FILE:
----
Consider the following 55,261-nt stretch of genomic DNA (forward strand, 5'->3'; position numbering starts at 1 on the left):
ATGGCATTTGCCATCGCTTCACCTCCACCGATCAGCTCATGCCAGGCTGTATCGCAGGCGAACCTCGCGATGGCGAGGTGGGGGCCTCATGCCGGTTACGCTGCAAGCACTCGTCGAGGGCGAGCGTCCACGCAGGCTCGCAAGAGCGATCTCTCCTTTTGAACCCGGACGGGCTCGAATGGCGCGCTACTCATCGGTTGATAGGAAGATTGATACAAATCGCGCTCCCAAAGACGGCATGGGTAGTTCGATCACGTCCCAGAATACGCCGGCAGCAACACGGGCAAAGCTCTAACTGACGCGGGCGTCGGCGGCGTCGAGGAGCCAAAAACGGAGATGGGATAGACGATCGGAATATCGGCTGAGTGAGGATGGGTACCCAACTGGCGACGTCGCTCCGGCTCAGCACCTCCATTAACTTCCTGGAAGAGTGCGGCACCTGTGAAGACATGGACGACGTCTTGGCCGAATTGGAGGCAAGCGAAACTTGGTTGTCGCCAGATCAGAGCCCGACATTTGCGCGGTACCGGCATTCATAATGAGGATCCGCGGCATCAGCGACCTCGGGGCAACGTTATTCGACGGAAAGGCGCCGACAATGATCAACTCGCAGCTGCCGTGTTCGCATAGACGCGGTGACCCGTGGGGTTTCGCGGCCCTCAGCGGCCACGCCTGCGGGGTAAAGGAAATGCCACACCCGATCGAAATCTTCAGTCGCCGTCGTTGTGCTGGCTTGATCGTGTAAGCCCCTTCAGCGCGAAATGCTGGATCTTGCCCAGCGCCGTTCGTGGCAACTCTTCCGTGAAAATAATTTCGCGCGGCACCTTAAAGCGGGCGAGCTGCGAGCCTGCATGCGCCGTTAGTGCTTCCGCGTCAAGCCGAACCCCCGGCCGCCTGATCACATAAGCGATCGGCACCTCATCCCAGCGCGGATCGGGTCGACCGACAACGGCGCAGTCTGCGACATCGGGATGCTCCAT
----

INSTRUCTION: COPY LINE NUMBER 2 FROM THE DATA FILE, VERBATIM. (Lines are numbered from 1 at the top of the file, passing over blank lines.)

ATGGCATTTGCCATCGCTTCACCTCCACCGATCAGCTCATGCCAGGCTGTATCGCAGGCGAACCTCGCGATGGCGAGGTGGGGGCCTCATGCCGGTTACGCTGCAAGCACTCGTCGAGGGCGAGCGTCCACGCAGGCTCGCAAGAGCGATCTCTCCTTTTGAACCCGGACGGGCTCGAATGGCGCGCTACTCATCGGTTGATAGGAAGATTGATACAAATCGCGCTCCCAAAGACGGCATGGGTAGTTCGATCACGTCCCAGAATACGCCGGCAGCAACACGGGCAAAGCTCTAACTGACGCGGGCGTCGGCGGCGTCGAGGAGCCAAAAACGGAGATGGGATAGACGATCGGAATATCGGCTGAGTGAGGATGGGTACCCAACTGGCGACGTCGCTCCGGCTCAGCACCTCCATTAACTTCCTGGAAGAGTGCGGCACCTGTGAAGACATGGACGACGTCTTGGCCGAATTGGAGGCAAGCGAAACTTGGTTGTCGCCAGATCAGAGCCCGACATTTGCGCGGTACCGGCATTCATAATGAGGATCCGCGGCATCAGCGACCTCGGGGCAACGTTATTCGACGGAAAGGCGCCGACAATGATCAACTCGCAGCTGCCGTGTTCGCATAGACGCGGTGACCCGTGGGGTTTCGCGGCCCTCAGCGGCCACGCCTGCGGGGTAAAGGAAATGCCACACCCGATCGAAATCTTCAGTCGCCGTCGTTGTGCTGGCTTGATCGTGTAAGCCCCTTCAGCGCGAAATGCTGGATCTTGCCCAGCGCCGTTCGTGGCAACTCTTCCGTGAAAATAATTTCGCGCGGCACCTTAAAGCGGGCGAGCTGCGAGCCTGCATGCGCCGTTAGTGCTTCCGCGTCAAGCCGAACCCCCGGCCGCCTGATCACATAAGCGATCGGCACCTCATCCCAGCGCGGATCGGGTCGACCGACAACGGCGCAGTCTGCGACATCGGGATGCTCCAT